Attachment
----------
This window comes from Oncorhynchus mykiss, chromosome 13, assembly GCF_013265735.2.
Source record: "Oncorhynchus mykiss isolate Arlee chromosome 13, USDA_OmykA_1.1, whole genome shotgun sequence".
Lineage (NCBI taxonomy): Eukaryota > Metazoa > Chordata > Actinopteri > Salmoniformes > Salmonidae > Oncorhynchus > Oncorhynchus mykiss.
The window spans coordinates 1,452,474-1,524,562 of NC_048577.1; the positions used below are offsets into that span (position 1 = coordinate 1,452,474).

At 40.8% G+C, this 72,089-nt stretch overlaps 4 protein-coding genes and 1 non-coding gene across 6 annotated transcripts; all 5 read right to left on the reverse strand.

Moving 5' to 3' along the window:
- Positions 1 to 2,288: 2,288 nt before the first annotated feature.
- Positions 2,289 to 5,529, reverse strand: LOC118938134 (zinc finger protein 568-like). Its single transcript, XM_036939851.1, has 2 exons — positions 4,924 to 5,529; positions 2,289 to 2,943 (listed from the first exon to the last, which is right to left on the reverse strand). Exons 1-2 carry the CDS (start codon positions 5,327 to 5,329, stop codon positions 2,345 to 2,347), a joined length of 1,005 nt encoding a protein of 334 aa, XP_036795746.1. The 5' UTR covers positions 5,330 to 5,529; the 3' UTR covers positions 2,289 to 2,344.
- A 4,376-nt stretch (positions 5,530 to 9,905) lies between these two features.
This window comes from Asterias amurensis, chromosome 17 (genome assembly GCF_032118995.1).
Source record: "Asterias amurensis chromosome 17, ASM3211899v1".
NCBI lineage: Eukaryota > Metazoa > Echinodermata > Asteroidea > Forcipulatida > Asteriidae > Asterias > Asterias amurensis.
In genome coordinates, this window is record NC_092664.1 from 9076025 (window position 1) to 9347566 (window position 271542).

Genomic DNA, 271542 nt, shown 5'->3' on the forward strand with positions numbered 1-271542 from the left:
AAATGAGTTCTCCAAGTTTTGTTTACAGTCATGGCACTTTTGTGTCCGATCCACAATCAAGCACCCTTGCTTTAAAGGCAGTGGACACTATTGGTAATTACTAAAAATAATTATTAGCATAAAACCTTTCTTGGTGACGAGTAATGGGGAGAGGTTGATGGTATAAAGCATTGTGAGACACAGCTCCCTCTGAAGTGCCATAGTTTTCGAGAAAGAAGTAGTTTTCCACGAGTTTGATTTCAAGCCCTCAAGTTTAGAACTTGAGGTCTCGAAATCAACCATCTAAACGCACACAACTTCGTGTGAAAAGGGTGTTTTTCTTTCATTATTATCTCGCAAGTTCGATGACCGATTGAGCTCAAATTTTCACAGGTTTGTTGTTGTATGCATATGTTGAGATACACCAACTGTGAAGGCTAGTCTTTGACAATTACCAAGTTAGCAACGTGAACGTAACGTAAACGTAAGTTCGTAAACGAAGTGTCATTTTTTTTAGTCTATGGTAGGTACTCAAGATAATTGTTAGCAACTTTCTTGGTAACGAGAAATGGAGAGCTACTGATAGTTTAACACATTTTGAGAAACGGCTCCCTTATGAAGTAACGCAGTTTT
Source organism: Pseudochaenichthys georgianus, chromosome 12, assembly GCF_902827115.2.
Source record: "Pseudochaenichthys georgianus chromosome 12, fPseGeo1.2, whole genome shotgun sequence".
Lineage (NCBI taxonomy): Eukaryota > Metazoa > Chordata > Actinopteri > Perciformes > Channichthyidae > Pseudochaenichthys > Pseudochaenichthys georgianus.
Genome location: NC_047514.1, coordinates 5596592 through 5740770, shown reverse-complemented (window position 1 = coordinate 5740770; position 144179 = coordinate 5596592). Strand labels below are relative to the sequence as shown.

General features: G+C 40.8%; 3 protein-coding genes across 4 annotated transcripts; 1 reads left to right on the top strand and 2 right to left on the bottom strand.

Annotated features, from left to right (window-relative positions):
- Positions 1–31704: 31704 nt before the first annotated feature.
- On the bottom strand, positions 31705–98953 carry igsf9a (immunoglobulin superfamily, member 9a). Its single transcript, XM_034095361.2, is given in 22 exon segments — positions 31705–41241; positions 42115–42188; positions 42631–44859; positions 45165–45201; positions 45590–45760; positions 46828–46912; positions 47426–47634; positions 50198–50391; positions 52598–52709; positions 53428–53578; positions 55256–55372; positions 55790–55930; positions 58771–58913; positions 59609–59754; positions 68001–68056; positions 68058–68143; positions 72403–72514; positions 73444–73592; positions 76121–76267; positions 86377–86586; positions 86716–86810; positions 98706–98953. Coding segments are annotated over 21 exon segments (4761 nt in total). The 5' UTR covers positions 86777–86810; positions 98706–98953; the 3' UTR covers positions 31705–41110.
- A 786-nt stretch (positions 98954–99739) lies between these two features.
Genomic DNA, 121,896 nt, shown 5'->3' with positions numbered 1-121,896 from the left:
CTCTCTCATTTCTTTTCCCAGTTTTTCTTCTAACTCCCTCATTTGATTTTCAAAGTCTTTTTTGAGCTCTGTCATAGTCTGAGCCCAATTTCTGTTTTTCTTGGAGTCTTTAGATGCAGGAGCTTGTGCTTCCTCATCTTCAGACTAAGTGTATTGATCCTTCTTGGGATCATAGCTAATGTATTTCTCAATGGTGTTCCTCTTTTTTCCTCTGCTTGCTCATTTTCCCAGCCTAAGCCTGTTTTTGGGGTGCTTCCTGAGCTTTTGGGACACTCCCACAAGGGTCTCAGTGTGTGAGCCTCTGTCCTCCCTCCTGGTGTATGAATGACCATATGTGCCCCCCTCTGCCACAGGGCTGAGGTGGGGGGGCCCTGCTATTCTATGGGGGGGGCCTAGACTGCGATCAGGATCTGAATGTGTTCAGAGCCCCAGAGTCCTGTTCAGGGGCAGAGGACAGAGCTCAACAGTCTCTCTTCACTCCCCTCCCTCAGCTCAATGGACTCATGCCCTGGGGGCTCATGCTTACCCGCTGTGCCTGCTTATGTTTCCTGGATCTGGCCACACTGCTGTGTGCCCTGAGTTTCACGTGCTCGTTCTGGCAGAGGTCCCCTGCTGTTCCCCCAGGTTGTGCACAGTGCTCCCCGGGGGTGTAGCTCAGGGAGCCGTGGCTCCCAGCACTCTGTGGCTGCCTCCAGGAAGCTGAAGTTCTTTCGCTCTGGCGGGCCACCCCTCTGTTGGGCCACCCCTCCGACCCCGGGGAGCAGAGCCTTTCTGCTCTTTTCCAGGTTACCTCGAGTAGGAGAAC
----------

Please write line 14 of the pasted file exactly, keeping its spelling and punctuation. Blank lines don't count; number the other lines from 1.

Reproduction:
Genomic DNA, 271542 nt, shown 5'->3' on the forward strand with positions numbered 1-271542 from the left: